31
July
2018
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06:09 PM
America/Chicago

Nothing Ventured, Nothing Gained: UHD Alum Tim Faiola's Story

By Paige Caldwell

There’s no such thing as a straight shot to success. It's usually a winding road with hills and valleys, pot holes and pit stops. Sometimes, professionals come dangerously close to going over the edge while trying to reach that elusive goal of success.

University of Houston-Downtown (UHD) alum Tim Faiola talks about his path to success with both passion and humility. Over the course of a decade, Faiola went from a listless high school graduate to director of operations for one of the most critically-acclaimed restaurants in Texas.

The native Houstonian was brought up in the same family home in Sugar Land where his parents still reside today.

“I come from a very meager upbringing," Faiola said. "My father was raised very poor, but he worked hard as a computer programmer and eventually was able to buy himself a house. He instilled in me that I was going to have to earn everything I get. Nothing is free.”

After graduating in 2002 from Kempner High School, Faiola floundered around for a few years while working in restaurants. Light on ambition and a sense of direction, he enrolled at Wharton County Community College where he obtained an Associate of Arts in Applied Science. Though he had this accomplishment under his belt, it was not until he landed at UHD that he began to feel confident in his abilities.

“When I got to UHD, it gripped me. I wanted to be the person that I saw inside myself,” Faiola said. “I wanted to be viewed as a professional and be someone that I respected. While I felt like had these qualities inside, I still wanted validation. So for me, pursuing my diploma was a way to show people that I am a person of substance.”

Faiola decided to pursue a supply chain management degree at UHD’s Marilyn Davies College of Business because of its versatility. He also believed in its ability to place him in a position to be in charge and someday run a business.

“College was a transformative experience in many ways. It’s a long process in which you slowly chip away at the person that you were. Your classes get more difficult and you find ways to get it done,” Faiola said. “Each time, you go up a level and at the end of it, you look back and you’re a different person.”

After graduating in 2012, a fellow UHD alum asked Faiola to join him in sales at a small company selling centrifugal pumps. After a year and a half working at this company, Faiola found himself on the receiving end of a big sales deal. Having struggled financially for much of his life, Faiola was tempted to blow his commission on frivolity. After giving it more thought, the business major concluded that with nothing ventured, nothing would be gained.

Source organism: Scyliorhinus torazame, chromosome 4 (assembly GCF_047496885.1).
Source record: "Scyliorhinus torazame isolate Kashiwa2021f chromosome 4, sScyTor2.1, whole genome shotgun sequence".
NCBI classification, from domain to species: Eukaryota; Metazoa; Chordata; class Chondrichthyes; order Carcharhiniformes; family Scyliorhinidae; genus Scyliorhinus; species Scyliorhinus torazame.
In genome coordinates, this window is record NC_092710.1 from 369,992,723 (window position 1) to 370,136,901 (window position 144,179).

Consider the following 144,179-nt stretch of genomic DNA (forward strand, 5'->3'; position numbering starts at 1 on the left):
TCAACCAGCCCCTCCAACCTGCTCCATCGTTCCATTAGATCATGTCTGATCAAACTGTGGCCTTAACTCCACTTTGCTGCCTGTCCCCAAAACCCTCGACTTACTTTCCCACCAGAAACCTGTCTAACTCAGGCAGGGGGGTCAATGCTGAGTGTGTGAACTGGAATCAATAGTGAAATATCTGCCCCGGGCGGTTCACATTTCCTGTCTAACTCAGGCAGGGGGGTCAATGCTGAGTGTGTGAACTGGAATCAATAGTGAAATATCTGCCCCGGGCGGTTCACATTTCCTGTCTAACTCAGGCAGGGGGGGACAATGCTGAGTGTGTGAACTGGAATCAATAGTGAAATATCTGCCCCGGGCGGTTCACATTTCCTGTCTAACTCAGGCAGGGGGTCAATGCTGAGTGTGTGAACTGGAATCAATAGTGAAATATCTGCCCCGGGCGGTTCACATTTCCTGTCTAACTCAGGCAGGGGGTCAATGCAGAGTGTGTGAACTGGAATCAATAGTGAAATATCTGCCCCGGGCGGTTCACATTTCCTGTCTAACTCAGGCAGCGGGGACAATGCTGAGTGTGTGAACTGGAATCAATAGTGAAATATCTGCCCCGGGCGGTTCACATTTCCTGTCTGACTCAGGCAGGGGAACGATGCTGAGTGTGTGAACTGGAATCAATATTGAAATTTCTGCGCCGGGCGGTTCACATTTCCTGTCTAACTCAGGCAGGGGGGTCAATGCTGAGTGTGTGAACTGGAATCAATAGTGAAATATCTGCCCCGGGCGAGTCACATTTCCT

“I thought, if I make a good decision here,” Faiola said. “Then maybe I can be involved in a project that will be my career.”

It was then that Faiola was approached by good friend about opening a Houston-based restaurant. He decided to take a risk. Thus, Helen Greek Food and Wine was opened in July 2015 to stellar reviews and critical acclaim. Since its opening, the restaurant has received countless national accolades. It was nominated for two James Beard Award nominations including Best New Restaurant of 2016 and Rising Star Chef in 2017. It was also awarded Best Wine List and named one of the Top Ten Restaurants in Houston. In addition to the original Rice Village location, the eatery now has a sister restaurant named Helen in the Heights. Faiola leads both locations as director of operations.

Though he was eager and felt prepared to take on the challenge of running a business at the time, this venture helped him realize how much teamwork factors into success. He also credits professors at UHD for instilling in him values, such as self-worth and the idea that putting one’s name on something means you have to give it your best.

“Charles Smith, a professor of finance at UHD, said that most people are unhappy because they don’t think they deserve to be happy,” said Faiola. “So, he taught us that every day you wake up and look yourself in the mirror and say, ‘I’m perfect the way I am and I deserve to be happy.’ Sometimes, you need things like that.”

Faiola, who is focused on growing the business and his skillset, has a message for those striving to reach their own goals.

“I was a month away from turning 30 when I graduated," he said. "So, don’t panic when you’re 23, 24 or even 37. You should take in as many experiences as you can because life is going to be there when you graduate. Just pursue your passion and the rest will come.”

Faiola’s successful transition from Wharton Junior College to UHD is an example of both institutions’ commitment to the Houston Guided Pathways to Success (Houston GPS) initiative. This multi-institutional partnership fosters collaboration among area colleges and universities with goal of helping students graduate on time with less debt. Additionally, Houston GPS is focused on streamlining the transfer process between local community colleges and universities.

About the University of Houston-Downtown

The University of Houston-Downtown (UHD)—the second largest university in Houston—has served the educational needs of the nation’s fourth-largest city since 1974.

As one of four distinct public universities in the University of Houston System, UHD is a comprehensive four-year university led by Dr. Juan Sánchez Muñoz. Annually, UHD educates more than 14,000 students; boasts over 45,000 alumni and offers 43 bachelor’s and eight master’s degree programs within five colleges (Marilyn Davies College of Business; Humanities & Social Sciences; Public Service, Sciences & Technology; and University College).